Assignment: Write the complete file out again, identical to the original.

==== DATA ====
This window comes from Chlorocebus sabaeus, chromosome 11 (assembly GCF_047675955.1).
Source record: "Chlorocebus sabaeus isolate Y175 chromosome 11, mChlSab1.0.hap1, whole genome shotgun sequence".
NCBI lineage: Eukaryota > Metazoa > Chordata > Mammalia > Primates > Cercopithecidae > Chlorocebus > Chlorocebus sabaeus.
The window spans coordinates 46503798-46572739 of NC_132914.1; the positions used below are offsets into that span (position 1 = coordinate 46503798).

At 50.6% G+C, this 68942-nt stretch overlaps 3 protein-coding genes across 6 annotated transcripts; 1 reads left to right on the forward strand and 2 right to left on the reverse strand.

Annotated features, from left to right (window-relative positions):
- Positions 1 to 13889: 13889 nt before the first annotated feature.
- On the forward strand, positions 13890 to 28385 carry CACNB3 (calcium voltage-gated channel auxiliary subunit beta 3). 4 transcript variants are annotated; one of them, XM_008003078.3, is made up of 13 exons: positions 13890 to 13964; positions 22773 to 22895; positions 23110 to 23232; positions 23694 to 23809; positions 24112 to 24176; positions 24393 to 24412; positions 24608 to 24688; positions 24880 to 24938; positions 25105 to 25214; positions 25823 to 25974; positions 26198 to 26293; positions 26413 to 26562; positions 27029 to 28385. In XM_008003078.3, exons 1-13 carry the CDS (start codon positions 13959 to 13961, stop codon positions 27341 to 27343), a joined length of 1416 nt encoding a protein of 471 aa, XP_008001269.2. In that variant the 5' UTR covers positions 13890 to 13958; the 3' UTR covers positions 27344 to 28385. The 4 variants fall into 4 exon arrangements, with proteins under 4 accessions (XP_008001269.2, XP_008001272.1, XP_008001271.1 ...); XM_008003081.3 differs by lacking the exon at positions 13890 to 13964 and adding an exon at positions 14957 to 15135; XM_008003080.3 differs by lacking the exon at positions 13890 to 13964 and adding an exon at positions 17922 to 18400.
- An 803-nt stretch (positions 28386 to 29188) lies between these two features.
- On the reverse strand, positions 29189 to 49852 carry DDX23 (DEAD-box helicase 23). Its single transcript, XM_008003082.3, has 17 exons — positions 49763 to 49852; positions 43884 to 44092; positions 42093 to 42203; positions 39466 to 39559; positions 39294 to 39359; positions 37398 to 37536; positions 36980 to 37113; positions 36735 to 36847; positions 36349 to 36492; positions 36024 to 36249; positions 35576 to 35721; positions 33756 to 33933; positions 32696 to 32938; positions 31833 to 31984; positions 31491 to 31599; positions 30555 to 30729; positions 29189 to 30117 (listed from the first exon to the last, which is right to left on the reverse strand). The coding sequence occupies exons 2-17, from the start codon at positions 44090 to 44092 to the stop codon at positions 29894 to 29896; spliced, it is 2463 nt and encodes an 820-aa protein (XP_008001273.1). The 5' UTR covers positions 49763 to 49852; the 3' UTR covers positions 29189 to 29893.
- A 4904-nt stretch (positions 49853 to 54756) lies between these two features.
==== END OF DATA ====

This window comes from Chlorocebus sabaeus, chromosome 11 (assembly GCF_047675955.1).
Source record: "Chlorocebus sabaeus isolate Y175 chromosome 11, mChlSab1.0.hap1, whole genome shotgun sequence".
NCBI lineage: Eukaryota > Metazoa > Chordata > Mammalia > Primates > Cercopithecidae > Chlorocebus > Chlorocebus sabaeus.
The window spans coordinates 46503798-46572739 of NC_132914.1; the positions used below are offsets into that span (position 1 = coordinate 46503798).

At 50.6% G+C, this 68942-nt stretch overlaps 3 protein-coding genes across 6 annotated transcripts; 1 reads left to right on the forward strand and 2 right to left on the reverse strand.

Annotated features, from left to right (window-relative positions):
- Positions 1 to 13889: 13889 nt before the first annotated feature.
- On the forward strand, positions 13890 to 28385 carry CACNB3 (calcium voltage-gated channel auxiliary subunit beta 3). 4 transcript variants are annotated; one of them, XM_008003078.3, is made up of 13 exons: positions 13890 to 13964; positions 22773 to 22895; positions 23110 to 23232; positions 23694 to 23809; positions 24112 to 24176; positions 24393 to 24412; positions 24608 to 24688; positions 24880 to 24938; positions 25105 to 25214; positions 25823 to 25974; positions 26198 to 26293; positions 26413 to 26562; positions 27029 to 28385. In XM_008003078.3, exons 1-13 carry the CDS (start codon positions 13959 to 13961, stop codon positions 27341 to 27343), a joined length of 1416 nt encoding a protein of 471 aa, XP_008001269.2. In that variant the 5' UTR covers positions 13890 to 13958; the 3' UTR covers positions 27344 to 28385. The 4 variants fall into 4 exon arrangements, with proteins under 4 accessions (XP_008001269.2, XP_008001272.1, XP_008001271.1 ...); XM_008003081.3 differs by lacking the exon at positions 13890 to 13964 and adding an exon at positions 14957 to 15135; XM_008003080.3 differs by lacking the exon at positions 13890 to 13964 and adding an exon at positions 17922 to 18400.
- An 803-nt stretch (positions 28386 to 29188) lies between these two features.
- On the reverse strand, positions 29189 to 49852 carry DDX23 (DEAD-box helicase 23). Its single transcript, XM_008003082.3, has 17 exons — positions 49763 to 49852; positions 43884 to 44092; positions 42093 to 42203; positions 39466 to 39559; positions 39294 to 39359; positions 37398 to 37536; positions 36980 to 37113; positions 36735 to 36847; positions 36349 to 36492; positions 36024 to 36249; positions 35576 to 35721; positions 33756 to 33933; positions 32696 to 32938; positions 31833 to 31984; positions 31491 to 31599; positions 30555 to 30729; positions 29189 to 30117 (listed from the first exon to the last, which is right to left on the reverse strand). The coding sequence occupies exons 2-17, from the start codon at positions 44090 to 44092 to the stop codon at positions 29894 to 29896; spliced, it is 2463 nt and encodes an 820-aa protein (XP_008001273.1). The 5' UTR covers positions 49763 to 49852; the 3' UTR covers positions 29189 to 29893.
- A 4904-nt stretch (positions 49853 to 54756) lies between these two features.